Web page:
Our Smiling Future
If the referendum debate is one giant selfie – yesterday Erraid Davies gave us another unlikely insight, another unlikely star.
If township opera singer Pumeza Matshikiza warmed hearts on the opening night, Erraid Davies from Shetland broke them with a performance and a reaction that epitomised courageous honest endeavour, Scotland at its best.
Talk about “punching above your weight”? At only 13, Erraid was competing against competitors that were older, stronger, more experienced and she took a medal. She started badly and fought back showing courage as well as huge skill and technique.
Well done her. In fact the whole Commonwealth Games is turning into a massive cultural celebration of local Glaswegian pride, sporting achievement and the best we can be. It’s more bigheart than braveheart, and all the better for it.
Glasgow is shining, this is Scotland playing soft-power at it’s best. There’s a sharp contrast from the over-paid cynical and tense World Cup, full of fouls and broken dreams.
Forget the weirdly jaundiced media coverage and just enjoy it. Writing in the Scotsman, Lesley Riddoch hits the sweet spot:
Scots are holding our heads a wee bit higher this week. Scottish success has begun to seem normal and consistent.
I’d guess the same thought has been working its way around five and a half million brains since competition began in earnest – can this really be us? The folk who couldn’t build a parliament or a tram line on budget or on time; the people famed for deep-fried Mars Bars and unhealthy eating; the nation renowned for whisky, not footie? Is this really us – winners? With the added bonus of an equally winning, underdog-supporting crowd as loyal, enthusiastic and occasionally barking as the famed Tartan Army? It’s heady stuff – and no matter what happens in the remaining days, the success of last week allows some gloomy and self-restricting narratives about Scottishness to be rewritten.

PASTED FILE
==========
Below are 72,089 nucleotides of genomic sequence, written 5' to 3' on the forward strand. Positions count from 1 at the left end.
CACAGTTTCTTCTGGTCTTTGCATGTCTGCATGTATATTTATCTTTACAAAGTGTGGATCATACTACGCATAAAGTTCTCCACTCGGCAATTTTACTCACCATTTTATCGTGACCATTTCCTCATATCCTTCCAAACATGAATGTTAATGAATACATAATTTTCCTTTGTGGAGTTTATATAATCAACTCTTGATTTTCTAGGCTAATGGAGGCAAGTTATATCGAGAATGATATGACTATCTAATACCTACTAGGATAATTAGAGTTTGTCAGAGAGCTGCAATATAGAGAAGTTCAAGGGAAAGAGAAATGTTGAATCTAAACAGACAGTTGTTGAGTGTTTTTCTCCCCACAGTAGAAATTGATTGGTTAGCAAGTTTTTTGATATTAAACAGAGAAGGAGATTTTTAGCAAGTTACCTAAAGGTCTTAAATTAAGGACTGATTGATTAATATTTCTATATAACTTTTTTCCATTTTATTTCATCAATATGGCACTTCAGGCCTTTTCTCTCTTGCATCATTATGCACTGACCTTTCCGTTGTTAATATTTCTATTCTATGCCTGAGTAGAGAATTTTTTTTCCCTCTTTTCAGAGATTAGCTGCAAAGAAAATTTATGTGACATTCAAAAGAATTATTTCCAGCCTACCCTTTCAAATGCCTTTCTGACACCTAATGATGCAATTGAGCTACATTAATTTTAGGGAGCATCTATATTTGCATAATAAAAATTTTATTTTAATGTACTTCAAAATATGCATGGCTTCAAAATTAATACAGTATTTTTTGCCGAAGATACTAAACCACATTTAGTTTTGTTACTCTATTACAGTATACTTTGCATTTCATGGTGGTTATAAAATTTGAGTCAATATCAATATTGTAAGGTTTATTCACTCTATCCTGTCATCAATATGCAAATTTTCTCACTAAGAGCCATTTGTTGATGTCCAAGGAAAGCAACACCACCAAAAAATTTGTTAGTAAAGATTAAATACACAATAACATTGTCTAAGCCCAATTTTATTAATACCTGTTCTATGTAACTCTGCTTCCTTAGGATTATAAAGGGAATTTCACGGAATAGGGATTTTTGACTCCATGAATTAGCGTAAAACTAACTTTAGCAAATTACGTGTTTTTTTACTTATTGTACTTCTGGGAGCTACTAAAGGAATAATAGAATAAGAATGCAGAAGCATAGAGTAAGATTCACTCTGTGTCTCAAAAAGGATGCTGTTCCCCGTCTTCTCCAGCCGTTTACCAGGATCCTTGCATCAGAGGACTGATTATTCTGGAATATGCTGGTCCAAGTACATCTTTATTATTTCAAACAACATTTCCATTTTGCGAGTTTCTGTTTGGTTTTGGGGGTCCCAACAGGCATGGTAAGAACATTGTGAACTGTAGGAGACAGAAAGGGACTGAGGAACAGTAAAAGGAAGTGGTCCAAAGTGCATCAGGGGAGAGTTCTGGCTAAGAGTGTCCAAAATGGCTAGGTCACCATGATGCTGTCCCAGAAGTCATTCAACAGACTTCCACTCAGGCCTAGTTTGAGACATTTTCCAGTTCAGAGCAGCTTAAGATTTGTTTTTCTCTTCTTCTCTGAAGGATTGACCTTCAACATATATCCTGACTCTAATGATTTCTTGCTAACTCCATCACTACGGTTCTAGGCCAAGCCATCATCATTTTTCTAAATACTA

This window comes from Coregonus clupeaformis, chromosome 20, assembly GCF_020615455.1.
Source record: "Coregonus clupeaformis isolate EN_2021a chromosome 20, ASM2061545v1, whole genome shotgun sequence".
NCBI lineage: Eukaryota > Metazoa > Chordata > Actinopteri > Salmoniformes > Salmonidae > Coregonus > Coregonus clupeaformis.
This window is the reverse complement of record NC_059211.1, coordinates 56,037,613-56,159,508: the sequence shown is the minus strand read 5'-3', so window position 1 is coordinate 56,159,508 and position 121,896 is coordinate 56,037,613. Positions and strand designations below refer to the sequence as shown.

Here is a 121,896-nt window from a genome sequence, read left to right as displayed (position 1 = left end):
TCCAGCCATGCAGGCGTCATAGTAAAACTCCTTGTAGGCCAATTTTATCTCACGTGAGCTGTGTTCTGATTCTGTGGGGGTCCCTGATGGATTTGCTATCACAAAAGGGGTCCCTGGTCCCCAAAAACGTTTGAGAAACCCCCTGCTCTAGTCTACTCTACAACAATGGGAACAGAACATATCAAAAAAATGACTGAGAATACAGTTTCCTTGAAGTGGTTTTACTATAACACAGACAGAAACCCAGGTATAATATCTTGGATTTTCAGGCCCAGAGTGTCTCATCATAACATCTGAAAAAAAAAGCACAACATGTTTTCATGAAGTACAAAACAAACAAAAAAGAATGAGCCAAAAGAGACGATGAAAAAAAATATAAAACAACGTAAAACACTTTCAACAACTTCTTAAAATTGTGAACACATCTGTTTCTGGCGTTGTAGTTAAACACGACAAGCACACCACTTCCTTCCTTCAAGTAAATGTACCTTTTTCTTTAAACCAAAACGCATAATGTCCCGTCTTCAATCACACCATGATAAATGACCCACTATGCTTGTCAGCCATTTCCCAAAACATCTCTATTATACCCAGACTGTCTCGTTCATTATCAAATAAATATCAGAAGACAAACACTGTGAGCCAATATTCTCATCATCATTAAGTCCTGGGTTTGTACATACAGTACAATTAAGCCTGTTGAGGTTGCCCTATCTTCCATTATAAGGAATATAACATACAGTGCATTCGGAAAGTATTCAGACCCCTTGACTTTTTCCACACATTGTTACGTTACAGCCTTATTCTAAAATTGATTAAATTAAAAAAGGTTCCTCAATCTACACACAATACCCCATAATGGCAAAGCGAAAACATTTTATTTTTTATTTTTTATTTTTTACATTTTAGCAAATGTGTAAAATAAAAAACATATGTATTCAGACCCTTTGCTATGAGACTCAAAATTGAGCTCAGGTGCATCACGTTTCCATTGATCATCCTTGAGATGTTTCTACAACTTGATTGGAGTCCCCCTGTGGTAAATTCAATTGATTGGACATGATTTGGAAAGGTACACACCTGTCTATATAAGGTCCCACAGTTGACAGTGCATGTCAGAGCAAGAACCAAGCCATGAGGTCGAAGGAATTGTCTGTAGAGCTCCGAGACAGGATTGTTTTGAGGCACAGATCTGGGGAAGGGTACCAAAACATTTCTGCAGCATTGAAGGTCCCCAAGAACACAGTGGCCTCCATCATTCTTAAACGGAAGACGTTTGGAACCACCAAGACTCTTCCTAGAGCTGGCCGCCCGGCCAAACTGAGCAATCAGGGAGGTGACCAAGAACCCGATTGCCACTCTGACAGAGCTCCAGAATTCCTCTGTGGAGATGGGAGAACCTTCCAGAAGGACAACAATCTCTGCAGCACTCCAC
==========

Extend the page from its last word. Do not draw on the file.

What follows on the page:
Re-writing ourselves. It’s great to see. Who could guess that one of the unexpected authors would be a 13 year old girl from Shetland, giggling into a bright future as a country beamed back at her?
Erraid’s named after an island of lighthouse keepers. Another beacon has emerged blinking into the 21st C.